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KEY POINTS
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Key Points

  • Arises from maldevelopment of the cloacal membrane, which prevents migration of mesenchymal tissue and impedes normal development of the lower abdominal wall.

  • Consists of exstrophy of the urinary bladder, exstrophy of the small or large intestine, anal atresia, hypoplasia of the colon, omphalocele, and malformed genitalia.

  • Incidence 1 in 200,000 to 400,000 livebirths.

  • Associated sonographic signs may include: large infraumbilical anterior midline defect with a protruding omphalocele, absent bladder, narrowed thorax, distorted spine, sacral myelomeningocele, and bilateral clubfeet. However, a correct prenatal diagnosis is rarely made.

  • Differential diagnosis includes bladder exstrophy, omphalocele, gastroschisis, amniotic band syndrome, myelomeningocele, and the limb–body wall deformity.

  • Management of pregnancy should include MRI, karyotype, and multidisciplinary consultation with surgery, urology, endocrinology, and genetics.

  • Delivery should occur in a tertiary center.

  • If the fetus is genetically male, the parents should be counseled about the potential need to reassign gender.

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CONDITION
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Cloacal exstrophy represents a spectrum of rare congenital anomalies that are thought to arise from maldevelopment of the cloacal membrane, which prevents migration of mesenchymal tissue and impedes normal development of the lower abdominal wall. The cloacal membrane separates the coelomic cavity from the amniotic space during the early embryogenic period. The position and the timing of the disruption of the cloacal membrane will determine the variant of the exstrophy that results. For example, inferior perforation results in epispadias; midperforation results in classic exstrophy; and the superior perforation results in superior-vesicle fissure (Jeffs, 1987). When cloacal exstrophy is present in its classic form, the constellation of severe abnormalities is among the most difficult for the pediatric surgeon to reconstruct. It consists of exstrophy of the urinary bladder, exstrophy of the small or large intestine, anal atresia, hypoplasia of the colon, omphalocele, and malformed genitalia, and associated neural tube defects in 50% of cases (Figure 64-1) (Fujiyoshi et al., 1987).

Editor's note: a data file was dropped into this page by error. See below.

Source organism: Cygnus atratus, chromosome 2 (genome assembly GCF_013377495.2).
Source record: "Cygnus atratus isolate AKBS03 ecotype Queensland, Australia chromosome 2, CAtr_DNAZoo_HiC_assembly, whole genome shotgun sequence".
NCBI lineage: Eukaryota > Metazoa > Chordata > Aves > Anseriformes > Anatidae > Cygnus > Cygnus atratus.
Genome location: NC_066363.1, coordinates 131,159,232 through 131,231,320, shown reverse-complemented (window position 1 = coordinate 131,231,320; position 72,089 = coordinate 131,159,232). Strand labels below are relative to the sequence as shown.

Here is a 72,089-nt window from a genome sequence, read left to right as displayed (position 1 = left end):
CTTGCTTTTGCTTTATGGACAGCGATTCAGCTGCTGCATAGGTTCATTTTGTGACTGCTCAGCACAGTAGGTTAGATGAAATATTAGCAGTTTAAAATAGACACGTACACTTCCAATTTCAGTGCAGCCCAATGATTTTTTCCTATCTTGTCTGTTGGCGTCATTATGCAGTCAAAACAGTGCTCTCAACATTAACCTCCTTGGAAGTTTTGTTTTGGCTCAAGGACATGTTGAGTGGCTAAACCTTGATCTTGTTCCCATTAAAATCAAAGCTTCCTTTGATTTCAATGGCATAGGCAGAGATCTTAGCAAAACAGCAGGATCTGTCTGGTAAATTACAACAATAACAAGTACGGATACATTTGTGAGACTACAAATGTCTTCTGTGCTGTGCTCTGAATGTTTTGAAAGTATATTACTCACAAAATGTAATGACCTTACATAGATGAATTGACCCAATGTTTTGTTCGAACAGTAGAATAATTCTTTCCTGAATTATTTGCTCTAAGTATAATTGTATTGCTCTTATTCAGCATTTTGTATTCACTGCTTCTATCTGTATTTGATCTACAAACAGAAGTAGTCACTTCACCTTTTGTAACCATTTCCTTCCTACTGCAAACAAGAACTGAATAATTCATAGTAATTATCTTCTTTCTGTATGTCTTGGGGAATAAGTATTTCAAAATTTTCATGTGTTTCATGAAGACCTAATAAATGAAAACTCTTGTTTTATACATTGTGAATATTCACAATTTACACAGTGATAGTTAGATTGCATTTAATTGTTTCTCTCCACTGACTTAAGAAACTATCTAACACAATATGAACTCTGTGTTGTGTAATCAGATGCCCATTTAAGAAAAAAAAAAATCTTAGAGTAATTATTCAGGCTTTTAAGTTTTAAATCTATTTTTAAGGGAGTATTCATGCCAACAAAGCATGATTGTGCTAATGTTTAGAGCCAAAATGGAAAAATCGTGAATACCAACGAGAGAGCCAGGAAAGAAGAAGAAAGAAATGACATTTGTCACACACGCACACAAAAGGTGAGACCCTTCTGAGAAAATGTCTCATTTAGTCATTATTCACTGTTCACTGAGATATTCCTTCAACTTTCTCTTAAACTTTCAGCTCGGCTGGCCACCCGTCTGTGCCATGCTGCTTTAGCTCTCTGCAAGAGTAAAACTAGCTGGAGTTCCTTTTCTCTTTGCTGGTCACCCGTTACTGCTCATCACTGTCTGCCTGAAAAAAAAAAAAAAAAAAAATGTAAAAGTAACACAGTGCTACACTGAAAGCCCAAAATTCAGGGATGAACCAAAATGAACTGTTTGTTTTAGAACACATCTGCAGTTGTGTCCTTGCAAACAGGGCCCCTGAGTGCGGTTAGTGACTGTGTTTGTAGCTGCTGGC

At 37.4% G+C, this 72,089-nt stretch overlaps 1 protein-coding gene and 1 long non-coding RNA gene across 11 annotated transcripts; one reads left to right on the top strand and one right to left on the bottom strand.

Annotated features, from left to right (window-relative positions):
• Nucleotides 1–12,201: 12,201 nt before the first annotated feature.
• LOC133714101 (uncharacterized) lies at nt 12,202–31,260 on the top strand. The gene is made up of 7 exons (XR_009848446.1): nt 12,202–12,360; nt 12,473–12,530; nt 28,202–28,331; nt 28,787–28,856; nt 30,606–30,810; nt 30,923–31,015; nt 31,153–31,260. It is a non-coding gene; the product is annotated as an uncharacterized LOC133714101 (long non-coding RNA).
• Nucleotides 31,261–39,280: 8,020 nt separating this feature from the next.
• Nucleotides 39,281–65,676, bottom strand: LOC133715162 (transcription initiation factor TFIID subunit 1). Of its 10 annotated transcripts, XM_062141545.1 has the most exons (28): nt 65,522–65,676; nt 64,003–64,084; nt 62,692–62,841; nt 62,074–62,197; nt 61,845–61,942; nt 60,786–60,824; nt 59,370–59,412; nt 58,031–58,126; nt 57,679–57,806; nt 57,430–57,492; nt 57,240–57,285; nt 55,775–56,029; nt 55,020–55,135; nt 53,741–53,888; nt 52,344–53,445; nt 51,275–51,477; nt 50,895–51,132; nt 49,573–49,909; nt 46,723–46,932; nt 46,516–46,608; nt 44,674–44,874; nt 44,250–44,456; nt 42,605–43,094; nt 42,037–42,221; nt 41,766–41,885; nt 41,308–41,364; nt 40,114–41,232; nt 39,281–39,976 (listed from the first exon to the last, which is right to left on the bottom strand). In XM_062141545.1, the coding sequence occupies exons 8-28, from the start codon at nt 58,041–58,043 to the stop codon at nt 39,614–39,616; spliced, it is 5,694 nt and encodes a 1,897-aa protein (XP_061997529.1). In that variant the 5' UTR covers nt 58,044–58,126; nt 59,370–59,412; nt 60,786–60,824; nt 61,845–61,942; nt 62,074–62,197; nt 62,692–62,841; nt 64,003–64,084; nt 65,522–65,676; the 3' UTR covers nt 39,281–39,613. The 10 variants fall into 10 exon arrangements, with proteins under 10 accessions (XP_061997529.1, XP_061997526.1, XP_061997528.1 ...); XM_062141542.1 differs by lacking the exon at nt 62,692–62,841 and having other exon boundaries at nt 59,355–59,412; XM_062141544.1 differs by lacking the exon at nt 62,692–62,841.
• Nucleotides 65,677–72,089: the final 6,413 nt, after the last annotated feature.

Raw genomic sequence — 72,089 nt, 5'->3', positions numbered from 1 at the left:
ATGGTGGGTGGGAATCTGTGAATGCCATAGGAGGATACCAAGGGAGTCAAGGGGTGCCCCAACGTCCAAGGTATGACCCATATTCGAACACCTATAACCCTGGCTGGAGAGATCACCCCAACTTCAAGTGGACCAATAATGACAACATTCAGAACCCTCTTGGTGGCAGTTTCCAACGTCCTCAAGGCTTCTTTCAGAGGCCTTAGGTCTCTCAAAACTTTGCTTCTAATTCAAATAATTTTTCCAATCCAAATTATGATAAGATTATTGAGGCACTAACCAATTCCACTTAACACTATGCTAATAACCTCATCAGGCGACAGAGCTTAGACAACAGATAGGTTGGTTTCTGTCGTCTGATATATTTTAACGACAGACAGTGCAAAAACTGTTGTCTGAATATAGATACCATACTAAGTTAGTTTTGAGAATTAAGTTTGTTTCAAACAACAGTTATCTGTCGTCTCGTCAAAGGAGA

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Figure 64-1

Appearance of a newborn genetic male infant with classic cloacal exstrophy. The infraumbilical omphalocele can be seen at the superior aspect of the defect. There is a prominent elephant-trunk deformity prolapsed throughout the midline intestinal zone. The widely splayed bifid penis can be seen at the lateral aspect of the defect.

Graphic Jump Location
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The anatomy in cloacal exstrophy is complex, with a ventral abdominal wall defect consisting of an omphalocele at the superior margin of the defect and exposed bowel and bladder at the inferior extent (Figure 64-2). The hemibladders are separated in the midline by a zone of intestinal mucosa. Each hemibladder may have a ureteral orifice and the intestinal zone separating the hemibladders may have the orifices of the proximal gut superiorly and the distal gut inferiorly, with one or two appendiceal orifices in between (Warner and Zeigler, 1993). The proximal bowel orifice often prolapses in the characteristic ...

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